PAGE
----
The housing crash of 2009 destroyed many homeowners with a wave of foreclosures and bank repossessions. The desperation of the time makes the perfect setting for “Arizona,” the darkly funny film from director Jonathan Watson. When real estate agent Cassie (Rosemarie DeWitt) witnesses a (sort of) accidental murder, crazed client Sonny (Danny McBride) kidnaps her until he can be assured that she won’t tell a soul. Things gradually become more horrific when it becomes clear that the man is a true psychopath and the bodies start piling up. Once Sonny gets his hands on her teenage daughter (Lolli Sorenson), Cassie must use her wits to outrun him in an elaborate game of cat and mouse.

The housing crisis works as the instigator that brings out the murderous worst in Sonny. He’s a sympathetic character at first, one of the thousands hoodwinked by deceptive sellers and corrupt banks (he’s almost like a physical manifestation of the unscrupulous lenders who ruined so many lives). Things really pick up once McBride is allowed to go off the rails and become full-on bonkers. His hulking boorishness suits the role perfectly and he becomes a believable and terrifying villain as he slowly gives in to his dark side. DeWitt is great here too, serving swift justice as a tough woman who’s simply had enough of being the hunted.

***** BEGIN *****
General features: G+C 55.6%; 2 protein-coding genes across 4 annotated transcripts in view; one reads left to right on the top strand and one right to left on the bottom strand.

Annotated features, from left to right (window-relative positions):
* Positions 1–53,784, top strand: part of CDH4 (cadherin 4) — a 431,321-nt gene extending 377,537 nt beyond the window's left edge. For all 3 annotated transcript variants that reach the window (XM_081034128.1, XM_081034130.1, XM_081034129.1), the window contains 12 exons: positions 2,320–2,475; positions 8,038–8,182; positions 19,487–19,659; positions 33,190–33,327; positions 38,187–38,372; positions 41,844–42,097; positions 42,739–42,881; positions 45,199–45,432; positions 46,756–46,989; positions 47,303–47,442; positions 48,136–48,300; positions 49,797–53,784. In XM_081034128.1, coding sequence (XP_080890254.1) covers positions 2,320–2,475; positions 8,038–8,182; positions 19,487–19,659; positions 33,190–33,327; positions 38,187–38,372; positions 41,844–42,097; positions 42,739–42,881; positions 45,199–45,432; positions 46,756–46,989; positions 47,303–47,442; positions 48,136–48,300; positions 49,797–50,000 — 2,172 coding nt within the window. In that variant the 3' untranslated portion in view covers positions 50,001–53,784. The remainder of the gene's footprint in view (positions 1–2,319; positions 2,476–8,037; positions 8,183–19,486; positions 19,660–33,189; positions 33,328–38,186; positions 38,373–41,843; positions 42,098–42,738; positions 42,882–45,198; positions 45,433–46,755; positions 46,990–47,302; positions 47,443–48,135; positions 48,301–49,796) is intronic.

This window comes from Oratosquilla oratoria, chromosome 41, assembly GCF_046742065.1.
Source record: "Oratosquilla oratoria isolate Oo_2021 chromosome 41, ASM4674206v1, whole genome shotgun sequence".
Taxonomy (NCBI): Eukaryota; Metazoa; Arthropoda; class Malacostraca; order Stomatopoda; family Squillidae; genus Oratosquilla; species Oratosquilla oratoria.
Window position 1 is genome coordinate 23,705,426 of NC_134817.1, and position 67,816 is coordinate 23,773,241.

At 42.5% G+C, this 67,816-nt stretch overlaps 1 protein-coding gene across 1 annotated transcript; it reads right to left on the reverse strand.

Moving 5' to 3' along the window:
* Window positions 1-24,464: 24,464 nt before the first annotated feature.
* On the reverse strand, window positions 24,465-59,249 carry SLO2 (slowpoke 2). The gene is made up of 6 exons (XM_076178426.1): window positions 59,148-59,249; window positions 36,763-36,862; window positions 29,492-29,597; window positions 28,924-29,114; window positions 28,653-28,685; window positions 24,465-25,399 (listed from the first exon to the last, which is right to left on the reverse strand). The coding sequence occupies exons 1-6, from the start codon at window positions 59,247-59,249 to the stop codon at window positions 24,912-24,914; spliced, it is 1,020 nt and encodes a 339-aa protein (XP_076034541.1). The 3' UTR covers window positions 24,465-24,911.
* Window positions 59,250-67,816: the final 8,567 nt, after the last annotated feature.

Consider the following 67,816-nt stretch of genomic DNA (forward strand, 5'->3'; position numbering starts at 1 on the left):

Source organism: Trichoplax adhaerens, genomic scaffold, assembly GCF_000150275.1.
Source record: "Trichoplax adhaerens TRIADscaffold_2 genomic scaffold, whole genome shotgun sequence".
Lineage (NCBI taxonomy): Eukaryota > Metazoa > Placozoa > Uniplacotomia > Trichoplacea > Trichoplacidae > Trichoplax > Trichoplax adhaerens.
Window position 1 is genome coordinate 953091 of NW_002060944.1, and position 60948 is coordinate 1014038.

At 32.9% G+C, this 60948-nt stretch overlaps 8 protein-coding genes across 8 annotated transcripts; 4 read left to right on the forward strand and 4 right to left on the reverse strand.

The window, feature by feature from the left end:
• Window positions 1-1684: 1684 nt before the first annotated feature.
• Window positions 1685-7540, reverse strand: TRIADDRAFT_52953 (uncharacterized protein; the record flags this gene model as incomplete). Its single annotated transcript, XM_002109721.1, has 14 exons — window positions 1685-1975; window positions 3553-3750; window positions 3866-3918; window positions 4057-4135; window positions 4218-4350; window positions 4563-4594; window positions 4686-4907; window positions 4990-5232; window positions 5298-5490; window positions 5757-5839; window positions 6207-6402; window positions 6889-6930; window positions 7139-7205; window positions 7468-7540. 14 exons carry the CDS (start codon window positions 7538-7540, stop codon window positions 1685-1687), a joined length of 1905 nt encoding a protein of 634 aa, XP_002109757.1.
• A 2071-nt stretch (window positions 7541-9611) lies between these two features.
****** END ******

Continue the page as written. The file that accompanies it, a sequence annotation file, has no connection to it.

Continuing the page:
The plot feels a little too formulaic at times but the brevity of the run time works in the film’s favor as there’s plenty of story to outlast its short 85 minutes. It’s an outrageous bloodbath that also makes logical sense story-wise and within the time period setting. The twisted dark humor is reminiscent of “Serial Mom,” when a decent suburban guy (who calls himself “a really good person”) becomes a gleeful murderer. It’s perverse fun as bodies begin dropping like flies and Sonny goes on an epic spree of nonstop violence that targets anyone who crosses his path.

“Arizona” may be lacking in originality but it is thrilling, funny, silly and bloody, and I enjoyed every minute of it.

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